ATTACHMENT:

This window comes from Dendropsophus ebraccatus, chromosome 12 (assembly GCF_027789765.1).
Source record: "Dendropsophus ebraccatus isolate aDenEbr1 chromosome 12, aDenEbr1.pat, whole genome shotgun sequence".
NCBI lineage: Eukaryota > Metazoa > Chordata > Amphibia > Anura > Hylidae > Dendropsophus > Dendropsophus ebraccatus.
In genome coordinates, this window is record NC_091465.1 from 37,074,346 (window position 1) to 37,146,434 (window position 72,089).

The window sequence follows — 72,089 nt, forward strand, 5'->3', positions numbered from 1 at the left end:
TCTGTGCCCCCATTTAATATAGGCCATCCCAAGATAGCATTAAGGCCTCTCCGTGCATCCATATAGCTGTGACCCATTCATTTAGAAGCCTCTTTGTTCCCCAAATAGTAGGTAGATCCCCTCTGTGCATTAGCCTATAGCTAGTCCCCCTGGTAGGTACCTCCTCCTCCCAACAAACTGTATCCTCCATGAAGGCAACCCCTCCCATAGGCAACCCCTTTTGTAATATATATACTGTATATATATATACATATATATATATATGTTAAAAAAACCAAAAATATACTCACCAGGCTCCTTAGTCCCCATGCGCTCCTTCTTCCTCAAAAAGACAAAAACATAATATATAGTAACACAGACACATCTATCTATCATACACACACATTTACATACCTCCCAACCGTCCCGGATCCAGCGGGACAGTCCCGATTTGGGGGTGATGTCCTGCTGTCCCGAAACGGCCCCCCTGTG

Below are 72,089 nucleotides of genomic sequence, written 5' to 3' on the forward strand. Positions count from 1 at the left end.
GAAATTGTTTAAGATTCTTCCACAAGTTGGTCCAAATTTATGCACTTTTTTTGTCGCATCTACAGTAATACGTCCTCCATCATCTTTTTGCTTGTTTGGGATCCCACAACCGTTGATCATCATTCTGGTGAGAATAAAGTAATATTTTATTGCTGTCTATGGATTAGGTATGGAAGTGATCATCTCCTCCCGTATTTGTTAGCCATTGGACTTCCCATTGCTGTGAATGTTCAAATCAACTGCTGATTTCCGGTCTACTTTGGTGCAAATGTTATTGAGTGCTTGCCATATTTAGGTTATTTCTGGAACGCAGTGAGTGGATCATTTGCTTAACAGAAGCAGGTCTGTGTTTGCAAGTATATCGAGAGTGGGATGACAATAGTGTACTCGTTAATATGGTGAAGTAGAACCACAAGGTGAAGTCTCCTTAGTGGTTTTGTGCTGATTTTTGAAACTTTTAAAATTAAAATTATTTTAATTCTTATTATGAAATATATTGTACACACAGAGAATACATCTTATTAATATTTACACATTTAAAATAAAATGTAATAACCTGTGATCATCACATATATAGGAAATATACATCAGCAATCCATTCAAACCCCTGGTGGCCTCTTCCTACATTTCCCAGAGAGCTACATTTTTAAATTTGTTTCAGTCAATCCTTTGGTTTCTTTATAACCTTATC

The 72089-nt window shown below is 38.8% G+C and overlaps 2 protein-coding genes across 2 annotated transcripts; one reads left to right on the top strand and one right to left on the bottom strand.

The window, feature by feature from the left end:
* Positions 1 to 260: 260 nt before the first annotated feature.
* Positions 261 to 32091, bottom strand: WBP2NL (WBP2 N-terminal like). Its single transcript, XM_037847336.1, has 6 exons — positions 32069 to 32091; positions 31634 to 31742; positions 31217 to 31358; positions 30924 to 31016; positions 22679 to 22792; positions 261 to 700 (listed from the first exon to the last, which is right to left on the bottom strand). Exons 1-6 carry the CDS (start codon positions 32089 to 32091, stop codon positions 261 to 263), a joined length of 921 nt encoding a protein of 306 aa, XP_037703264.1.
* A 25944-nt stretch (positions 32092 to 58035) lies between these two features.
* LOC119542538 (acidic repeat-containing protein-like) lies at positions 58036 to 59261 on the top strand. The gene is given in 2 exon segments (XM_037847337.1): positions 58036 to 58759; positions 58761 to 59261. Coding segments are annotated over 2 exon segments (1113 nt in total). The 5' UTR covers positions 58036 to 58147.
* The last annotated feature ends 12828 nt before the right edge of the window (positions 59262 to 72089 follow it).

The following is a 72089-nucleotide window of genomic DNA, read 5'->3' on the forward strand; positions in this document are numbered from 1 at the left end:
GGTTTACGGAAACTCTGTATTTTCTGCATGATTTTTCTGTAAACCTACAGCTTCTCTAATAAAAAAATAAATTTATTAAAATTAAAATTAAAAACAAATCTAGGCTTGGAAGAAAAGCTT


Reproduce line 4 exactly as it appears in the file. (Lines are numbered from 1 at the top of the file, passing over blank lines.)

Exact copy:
In genome coordinates, this window is record NC_091465.1 from 37,074,346 (window position 1) to 37,146,434 (window position 72,089).